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Humanism Humanistic psychology as a psychological perspective

Cognitive Psychology

cognitive psychology sub-topics

Psychology was institutionalized as a science in 1879 by Wilhelm Wundt, who found the first psychological laboratory.

His initiative was soon followed by other European and American Universities. These early laboratories, through experiments, explored areas such as memory and sensory perception, both of which Wundt believed to be closely related to physiological processes in the brain. The whole movement had evolved from the early philosophers, such as Aristotle and Plato. Today this approach is known as cognitive psychology.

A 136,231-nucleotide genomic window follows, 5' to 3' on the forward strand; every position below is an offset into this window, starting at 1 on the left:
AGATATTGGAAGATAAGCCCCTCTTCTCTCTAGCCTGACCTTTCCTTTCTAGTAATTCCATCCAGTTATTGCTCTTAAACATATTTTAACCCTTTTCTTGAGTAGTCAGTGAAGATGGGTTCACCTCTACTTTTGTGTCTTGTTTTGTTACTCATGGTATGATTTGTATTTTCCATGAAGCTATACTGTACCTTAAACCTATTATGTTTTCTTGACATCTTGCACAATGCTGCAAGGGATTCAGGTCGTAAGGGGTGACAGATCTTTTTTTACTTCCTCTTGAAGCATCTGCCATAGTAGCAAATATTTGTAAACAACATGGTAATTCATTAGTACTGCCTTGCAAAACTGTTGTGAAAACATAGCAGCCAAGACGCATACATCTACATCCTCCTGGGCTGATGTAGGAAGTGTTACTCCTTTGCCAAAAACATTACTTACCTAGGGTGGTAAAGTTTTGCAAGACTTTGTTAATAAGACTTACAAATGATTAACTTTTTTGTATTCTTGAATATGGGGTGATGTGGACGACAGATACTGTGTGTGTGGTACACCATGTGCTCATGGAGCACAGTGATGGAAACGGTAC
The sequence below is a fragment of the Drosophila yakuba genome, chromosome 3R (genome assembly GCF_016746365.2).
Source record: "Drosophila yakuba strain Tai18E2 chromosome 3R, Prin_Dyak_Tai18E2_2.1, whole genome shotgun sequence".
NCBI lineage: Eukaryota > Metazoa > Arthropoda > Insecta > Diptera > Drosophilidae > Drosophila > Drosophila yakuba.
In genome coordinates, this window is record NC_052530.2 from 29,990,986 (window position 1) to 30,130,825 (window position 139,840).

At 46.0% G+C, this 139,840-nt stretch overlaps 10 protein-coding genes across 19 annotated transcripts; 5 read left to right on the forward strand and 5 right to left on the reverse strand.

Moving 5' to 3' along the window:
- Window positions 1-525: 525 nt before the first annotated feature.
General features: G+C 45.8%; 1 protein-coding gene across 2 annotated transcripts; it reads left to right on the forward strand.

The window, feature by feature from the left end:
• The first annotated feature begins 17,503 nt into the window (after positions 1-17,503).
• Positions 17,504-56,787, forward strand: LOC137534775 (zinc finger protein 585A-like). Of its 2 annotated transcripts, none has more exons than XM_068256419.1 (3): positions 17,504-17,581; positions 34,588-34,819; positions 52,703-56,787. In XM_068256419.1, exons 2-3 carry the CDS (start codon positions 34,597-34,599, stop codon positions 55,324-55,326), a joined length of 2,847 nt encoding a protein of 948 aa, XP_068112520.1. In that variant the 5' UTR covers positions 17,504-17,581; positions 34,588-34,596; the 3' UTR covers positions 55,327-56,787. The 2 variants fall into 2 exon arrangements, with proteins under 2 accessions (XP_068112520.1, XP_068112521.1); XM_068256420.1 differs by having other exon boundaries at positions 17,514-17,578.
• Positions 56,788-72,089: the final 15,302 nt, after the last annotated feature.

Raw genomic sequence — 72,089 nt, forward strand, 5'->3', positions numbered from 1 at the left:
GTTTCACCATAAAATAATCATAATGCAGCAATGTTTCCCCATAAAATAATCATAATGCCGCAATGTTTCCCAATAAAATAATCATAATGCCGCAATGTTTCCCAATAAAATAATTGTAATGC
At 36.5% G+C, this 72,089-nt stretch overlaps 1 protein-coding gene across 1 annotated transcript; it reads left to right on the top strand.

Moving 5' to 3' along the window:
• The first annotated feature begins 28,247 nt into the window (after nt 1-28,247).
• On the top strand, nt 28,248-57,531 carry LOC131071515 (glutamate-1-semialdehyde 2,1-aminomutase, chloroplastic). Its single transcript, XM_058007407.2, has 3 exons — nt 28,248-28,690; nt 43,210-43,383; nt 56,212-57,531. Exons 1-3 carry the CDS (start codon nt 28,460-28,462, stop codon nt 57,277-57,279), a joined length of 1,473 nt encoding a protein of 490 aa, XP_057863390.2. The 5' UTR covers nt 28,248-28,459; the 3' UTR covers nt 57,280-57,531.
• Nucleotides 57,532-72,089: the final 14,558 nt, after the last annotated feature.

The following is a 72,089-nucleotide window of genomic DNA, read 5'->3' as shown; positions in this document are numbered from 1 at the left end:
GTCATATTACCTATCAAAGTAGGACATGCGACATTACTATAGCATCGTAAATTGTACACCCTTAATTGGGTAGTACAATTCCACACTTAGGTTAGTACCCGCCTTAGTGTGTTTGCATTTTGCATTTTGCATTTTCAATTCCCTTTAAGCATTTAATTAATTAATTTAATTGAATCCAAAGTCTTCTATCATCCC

Cognitive Psychology revolves around the notion that if we want to know what makes people tick then the way to do it is to figure out what processes are actually going on in their minds. In other words, psychologists from this perspective study cognition which is ‘the mental act or process by which knowledge is acquired.’

The cognitive perspective is concerned with “mental” functions such as memoryperceptionattention, etc. It views people as being similar to computers in the way we process information (e.g., input-process-output). For example, both human brains and computers process information, store data and have input an output procedure.